This second book continues the story in a fine and charming fashion—and yes, there is that word “charming” again. Parents can feel comfortable picking up these books for their children (10 and older) to read—the stories and characters are precious even when precocious.

JESSIE'S MOUNTAIN is the final book in the Maggie Valley Trilogy. This book is named after Livy Two’s mother, although Livy Two remains the narrator in all three books. Grandma Horace is a pain the backsides of Livy Two and the other siblings, for Grandma Horace wants the Weems to move to “Enka Stinka,” away from the holler and all that Livy Two and her family loves: their little dog they adopted, the whistle pigs, the wind through the trees, the mountains—Enka Stinka is just as its name implies: it stinks with the factory there!

However, Grandma Horace shows a soft side and gives Livy Two a diary—Livy’s mother’s diary! Livy is spellbound by the thought of her mother as once young and full of ideas and wants and dreams.

Meanwhile, Livy wants to pursue her dream of making music in Nashville, since that aforementioned outcome of the accident is still a part of the Weems’s life (although things are looking up!). Livy and her younger sister Jitters take a wild trip to The Land of Nashville, where Livy learns that sometimes things do not always work out as one would want it to—but in Weems fashion, she and her siblings find another way to save the day.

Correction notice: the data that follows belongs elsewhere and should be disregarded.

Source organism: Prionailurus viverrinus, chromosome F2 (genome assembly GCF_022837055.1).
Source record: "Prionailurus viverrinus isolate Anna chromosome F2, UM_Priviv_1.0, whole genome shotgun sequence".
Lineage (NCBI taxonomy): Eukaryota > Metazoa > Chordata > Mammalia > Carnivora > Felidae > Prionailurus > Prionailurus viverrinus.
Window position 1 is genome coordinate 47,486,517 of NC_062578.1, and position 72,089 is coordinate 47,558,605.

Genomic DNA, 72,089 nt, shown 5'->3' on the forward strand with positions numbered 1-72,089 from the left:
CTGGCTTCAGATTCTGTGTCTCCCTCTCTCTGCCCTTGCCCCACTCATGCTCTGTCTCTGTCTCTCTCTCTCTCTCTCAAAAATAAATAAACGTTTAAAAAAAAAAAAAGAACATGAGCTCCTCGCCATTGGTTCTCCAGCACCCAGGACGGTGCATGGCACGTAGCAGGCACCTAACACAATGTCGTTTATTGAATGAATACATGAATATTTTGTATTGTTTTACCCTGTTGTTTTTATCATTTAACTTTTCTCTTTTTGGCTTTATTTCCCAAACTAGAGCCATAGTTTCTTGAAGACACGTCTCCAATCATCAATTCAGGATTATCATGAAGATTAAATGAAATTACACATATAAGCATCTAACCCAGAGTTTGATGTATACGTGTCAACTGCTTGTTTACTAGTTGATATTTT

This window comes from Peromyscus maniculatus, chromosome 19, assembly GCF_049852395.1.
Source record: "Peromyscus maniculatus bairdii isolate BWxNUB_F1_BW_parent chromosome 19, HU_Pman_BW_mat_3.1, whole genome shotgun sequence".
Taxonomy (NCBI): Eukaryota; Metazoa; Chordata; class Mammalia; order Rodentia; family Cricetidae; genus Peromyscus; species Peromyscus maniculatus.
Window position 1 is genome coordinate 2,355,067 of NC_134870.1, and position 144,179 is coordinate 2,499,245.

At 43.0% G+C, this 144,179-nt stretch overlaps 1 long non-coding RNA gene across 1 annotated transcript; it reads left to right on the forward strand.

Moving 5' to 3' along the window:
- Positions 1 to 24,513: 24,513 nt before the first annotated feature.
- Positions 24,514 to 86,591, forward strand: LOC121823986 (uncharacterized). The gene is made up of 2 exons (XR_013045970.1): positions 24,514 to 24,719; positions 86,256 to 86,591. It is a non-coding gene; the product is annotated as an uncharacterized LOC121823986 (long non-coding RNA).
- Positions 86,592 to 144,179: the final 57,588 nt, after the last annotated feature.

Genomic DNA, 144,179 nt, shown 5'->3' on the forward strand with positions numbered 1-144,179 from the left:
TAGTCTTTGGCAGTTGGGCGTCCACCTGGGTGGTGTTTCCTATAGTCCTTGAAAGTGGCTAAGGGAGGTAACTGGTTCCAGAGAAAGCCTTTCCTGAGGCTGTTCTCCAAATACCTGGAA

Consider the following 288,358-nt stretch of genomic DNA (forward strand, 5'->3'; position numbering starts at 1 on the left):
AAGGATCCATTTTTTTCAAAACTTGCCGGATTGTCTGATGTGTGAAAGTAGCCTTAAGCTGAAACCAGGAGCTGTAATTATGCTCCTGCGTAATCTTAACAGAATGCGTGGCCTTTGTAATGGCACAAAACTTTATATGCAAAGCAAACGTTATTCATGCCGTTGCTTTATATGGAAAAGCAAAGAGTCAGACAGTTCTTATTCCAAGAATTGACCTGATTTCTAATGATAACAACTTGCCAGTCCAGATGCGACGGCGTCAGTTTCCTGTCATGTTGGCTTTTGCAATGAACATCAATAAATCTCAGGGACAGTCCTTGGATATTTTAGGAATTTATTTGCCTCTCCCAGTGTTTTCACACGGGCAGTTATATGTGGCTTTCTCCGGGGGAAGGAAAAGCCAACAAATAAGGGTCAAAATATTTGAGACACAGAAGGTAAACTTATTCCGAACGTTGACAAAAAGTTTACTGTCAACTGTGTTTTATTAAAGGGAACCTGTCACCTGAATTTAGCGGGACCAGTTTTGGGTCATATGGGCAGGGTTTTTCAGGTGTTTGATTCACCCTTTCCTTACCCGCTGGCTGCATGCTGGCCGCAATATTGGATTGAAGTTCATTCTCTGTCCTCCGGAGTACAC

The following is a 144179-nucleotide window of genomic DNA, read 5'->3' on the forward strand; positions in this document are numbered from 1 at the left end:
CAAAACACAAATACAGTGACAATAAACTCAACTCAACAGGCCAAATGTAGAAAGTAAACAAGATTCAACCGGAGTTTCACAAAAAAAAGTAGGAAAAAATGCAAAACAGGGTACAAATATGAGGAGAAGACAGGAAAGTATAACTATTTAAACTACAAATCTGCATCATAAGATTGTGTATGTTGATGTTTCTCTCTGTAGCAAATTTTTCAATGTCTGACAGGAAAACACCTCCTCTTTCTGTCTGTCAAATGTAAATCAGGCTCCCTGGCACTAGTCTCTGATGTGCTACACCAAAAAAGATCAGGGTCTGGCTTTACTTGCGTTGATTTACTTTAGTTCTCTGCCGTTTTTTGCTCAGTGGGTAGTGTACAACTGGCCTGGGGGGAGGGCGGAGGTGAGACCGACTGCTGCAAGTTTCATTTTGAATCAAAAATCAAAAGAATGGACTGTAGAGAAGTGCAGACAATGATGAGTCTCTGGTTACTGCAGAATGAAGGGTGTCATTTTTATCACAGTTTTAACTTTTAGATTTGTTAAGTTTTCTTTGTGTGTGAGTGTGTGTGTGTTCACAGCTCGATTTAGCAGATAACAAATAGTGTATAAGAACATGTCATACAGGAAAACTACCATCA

The trilogy ends in a hopeful, sweet, and satisfying conclusion. Madden knows how to tug at the heart strings, but in a way that respects the ages of her readers and doesn’t swim in over-sentimentality. These books just made me smile, and the Weems family will forever be embedded in my heart.

Eric Beetner is an editor, writer/director in Hollywood. His crime writing has appeared in A Twist of Noir, Crooked, Powder Burn Flash and he is currently shopping two crime novels, one co-written with noir author JB Kohl. More info at and

A MIDNIGHT CLEAR by William Wharton

Wharton has a strong reputation based mostly on his novel Birdy. While Birdy is a great book (and a great movie) I think the under rated book in Wharton’s work is A Midnight Clear.
Books about war are often overwrought and obvious but A Midnight Clear is a simple story about clear characters who live a story that has everything to do with war and yet nothing at all.
It helps that latter point that none of the men (young boys really) who are sent to a remote chateau to guard it against advancing Nazis really want to be there. They revel in the isolation and the chance to get away from the rigors of army life in dead-of-winter WWII.